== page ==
Two Churches

From 1917 on, the two parishes (Saint-Anne-des-Pins and St. Joseph's) went in similar directions but operated exclusively from one another. St. Joseph's Church was moved from Jubilee Hall to a newly constructed building on Beech Street in 1923. It was later renamed Christ the King Church in the 1930's and served as the founder of many English-based parishes throughout the Sudbury area.

Orphelinat D'Youville (Orphanage).  Photo courtesy of the Greater Sudbury Historical Database.Sainte-Anne's went on to transform the old separate school into an orphanage, known as Orphelinat D'Youville, and establish many French-based parishes throughout the community and outlying regions. One such parish is Saint-Jean-de-Brébeuf. From 1928 to 1930, a large influx of French-Canadian families moved to the flour mill area and were in need of a place to worship. On June 16, 1930, Saint-Jean-de-Brébeuf was built to accommodate their spiritual needs.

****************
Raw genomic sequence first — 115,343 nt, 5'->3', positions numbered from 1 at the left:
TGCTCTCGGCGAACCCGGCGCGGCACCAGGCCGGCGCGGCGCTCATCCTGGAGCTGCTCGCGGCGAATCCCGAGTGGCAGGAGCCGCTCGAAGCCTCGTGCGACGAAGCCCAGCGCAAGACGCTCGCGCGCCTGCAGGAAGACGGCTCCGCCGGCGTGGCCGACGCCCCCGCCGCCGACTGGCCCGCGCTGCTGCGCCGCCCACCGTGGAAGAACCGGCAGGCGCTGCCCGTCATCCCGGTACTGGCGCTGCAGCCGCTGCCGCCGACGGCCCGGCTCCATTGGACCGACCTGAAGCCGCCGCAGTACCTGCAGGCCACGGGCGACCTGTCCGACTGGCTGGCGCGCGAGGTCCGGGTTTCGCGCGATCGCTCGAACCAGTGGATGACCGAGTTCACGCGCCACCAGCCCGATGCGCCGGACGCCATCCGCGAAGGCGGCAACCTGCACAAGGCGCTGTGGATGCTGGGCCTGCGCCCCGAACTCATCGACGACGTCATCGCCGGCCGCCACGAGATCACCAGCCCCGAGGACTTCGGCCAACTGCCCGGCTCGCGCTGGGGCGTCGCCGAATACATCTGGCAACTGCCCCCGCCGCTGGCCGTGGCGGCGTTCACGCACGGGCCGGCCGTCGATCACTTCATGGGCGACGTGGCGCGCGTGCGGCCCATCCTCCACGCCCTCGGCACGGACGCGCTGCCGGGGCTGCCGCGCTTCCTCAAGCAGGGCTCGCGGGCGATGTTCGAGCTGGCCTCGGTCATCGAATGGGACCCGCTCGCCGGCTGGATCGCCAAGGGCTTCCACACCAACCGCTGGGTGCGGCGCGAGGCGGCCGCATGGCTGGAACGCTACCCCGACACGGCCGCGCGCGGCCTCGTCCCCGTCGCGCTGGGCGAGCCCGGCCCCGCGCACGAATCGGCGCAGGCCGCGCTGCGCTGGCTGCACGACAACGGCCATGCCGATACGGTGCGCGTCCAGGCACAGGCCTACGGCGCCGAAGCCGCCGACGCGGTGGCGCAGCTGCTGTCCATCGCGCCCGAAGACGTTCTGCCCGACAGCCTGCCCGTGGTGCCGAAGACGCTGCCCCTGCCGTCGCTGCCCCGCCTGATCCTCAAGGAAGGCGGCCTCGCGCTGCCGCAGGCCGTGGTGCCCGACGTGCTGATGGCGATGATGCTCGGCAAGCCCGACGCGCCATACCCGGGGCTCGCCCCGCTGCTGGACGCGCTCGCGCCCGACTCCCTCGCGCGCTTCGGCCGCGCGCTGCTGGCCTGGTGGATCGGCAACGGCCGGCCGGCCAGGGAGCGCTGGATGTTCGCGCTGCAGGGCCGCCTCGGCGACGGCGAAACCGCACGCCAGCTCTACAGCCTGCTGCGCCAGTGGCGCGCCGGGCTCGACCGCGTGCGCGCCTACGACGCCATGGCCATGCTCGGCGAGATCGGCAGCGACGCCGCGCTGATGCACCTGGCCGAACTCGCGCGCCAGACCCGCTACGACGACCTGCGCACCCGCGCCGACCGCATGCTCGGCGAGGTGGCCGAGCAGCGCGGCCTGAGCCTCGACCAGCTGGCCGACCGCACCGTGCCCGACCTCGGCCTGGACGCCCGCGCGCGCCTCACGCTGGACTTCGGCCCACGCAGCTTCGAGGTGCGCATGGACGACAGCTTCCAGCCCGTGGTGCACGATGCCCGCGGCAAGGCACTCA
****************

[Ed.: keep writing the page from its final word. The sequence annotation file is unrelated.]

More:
Roman Catholicism is the most commonly practiced religion in the Greater Sudbury area with over 99,000* followers. As well, both of the founding parishes are still located on their original sites and continue to minister to parishioners to this day.


*Statistics Canada 2001 Community Profile

Material compiled from The Religious Tradition in Sudbury: 1883-1983.

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